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It’s the most wonderful time of the year for college basketball fans

That’s right, the NCAA basketball tournament is in full swing and the excitement is definitely in the air – or at least online. No longer do you and your coworkers have to huddle around the TV in the break room. Although the room does have its advantages in the vending machine department, more and more fans have not only chosen to fill out brackets online, but to watch and listen to the madness from the comfort of their computer or mobile device. In fact, half of all searches related to college basketball were on mobile last March and April. Since then, mobile share of these searches has continued to grow, reaching 60% in January 2015.2 Turner Broadcasting reported a total of 70 million live streams during last year’s tournament, and that’s not just on big screens. Turner stated that 45 million of those streams came from its mobile app, March Madness Live.



Don’t fret if this sounds like something you know all too well. You’re not the only employee sneaking the game’s live stream behind the privacy of your cubicle walls. Outplacement firm Challenger Grey & Christmas Inc. estimated American companies could expect to lose close to $2 billion in employer time during the tournament. That’s an average of 60 million Americans, spending 77.7 million man-hours filling out brackets and streaming live footage while at work. Just about everyone is getting involved to some capacity – including the President of the United States, who has Kentucky going all the way to its 2nd National Championship under John Calipari and a perfect season.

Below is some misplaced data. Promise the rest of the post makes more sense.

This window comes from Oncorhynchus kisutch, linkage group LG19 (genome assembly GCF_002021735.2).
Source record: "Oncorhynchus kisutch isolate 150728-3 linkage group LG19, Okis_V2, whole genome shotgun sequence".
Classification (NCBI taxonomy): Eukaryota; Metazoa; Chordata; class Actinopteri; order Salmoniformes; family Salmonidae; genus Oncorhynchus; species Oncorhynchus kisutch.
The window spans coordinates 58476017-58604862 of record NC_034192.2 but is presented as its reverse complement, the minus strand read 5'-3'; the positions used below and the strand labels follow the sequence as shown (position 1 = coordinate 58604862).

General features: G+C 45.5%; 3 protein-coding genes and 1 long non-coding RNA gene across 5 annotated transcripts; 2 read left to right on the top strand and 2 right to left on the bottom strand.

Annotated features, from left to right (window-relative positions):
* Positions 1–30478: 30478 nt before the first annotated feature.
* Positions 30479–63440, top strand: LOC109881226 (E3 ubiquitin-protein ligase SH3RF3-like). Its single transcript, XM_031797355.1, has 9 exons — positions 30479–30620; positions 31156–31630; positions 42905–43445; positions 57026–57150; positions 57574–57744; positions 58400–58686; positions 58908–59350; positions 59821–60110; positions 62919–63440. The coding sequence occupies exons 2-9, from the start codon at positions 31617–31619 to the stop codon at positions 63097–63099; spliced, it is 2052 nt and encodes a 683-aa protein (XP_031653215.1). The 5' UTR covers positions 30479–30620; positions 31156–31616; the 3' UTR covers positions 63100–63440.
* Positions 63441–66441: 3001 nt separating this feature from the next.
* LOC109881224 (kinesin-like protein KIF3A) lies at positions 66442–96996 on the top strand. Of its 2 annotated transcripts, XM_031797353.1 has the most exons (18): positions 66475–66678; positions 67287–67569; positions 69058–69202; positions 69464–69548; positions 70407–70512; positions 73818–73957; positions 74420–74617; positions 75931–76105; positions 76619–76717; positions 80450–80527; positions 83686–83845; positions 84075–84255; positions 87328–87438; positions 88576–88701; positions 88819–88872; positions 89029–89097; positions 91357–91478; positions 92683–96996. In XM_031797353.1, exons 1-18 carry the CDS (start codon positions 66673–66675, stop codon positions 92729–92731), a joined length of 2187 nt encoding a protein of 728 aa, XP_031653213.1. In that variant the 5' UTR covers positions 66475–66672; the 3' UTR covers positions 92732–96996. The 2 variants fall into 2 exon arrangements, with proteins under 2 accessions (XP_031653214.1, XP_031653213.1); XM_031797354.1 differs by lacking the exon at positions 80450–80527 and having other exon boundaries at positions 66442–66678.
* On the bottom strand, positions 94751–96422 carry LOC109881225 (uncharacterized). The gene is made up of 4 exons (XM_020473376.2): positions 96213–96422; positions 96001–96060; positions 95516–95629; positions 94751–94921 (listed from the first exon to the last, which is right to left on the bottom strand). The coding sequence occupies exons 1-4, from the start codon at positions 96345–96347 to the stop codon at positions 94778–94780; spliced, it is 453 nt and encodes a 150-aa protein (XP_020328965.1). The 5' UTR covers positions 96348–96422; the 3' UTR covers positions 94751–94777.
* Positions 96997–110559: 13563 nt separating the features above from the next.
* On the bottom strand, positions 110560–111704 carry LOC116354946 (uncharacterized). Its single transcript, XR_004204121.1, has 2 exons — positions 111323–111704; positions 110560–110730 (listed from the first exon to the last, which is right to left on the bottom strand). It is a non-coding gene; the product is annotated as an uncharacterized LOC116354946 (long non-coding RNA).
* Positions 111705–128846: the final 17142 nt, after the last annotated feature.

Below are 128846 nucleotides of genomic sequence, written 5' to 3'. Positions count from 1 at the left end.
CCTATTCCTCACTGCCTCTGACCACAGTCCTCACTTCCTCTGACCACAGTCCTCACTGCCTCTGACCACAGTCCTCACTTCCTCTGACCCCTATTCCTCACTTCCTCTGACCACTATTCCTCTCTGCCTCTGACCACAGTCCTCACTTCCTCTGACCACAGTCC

Big brands see huge marketing potential for the NCAA Tournament

Neilson Data estimated that last year some games pulled in more than 10 million viewers at peak. That’s nothing compared to the viewership during this year’s Super Bowl, but keep in mind that’s just from one of many games during the entirety of the tournament. So it’s no surprise that many large national brands are flocking to stamp their names all over March Madness. Last year, one of the most successful branding campaigns came from The Warren Buffet Perfect Bracket Challenge, which offered a lucky winner $1 billion for completing a perfect bracket.  Nobody won the challenge, funded in collaboration between Yahoo, Berkshire Hathaway, and Quicken Loans, but the campaign was a huge branding victory for the three brands.

This year, the challenge was dropped (sorry bracketologists), opening the door for other brands wanting to take advantage of this incredible marketing opportunity. And so far, brands from the automotive to financial industries have not disappointed. There is really no shortage of marketing possibilities for brands to attach their names alongside consumer driven trends like upset watch, Cinderella stories, Sweet 16 runs, the road to the Final Four, sleepers, and buzzer beaters. Before the tournament even started, brands like CapitalOne and AT&T began their sponsorship push as proud partners of March Madness and bracket challenges.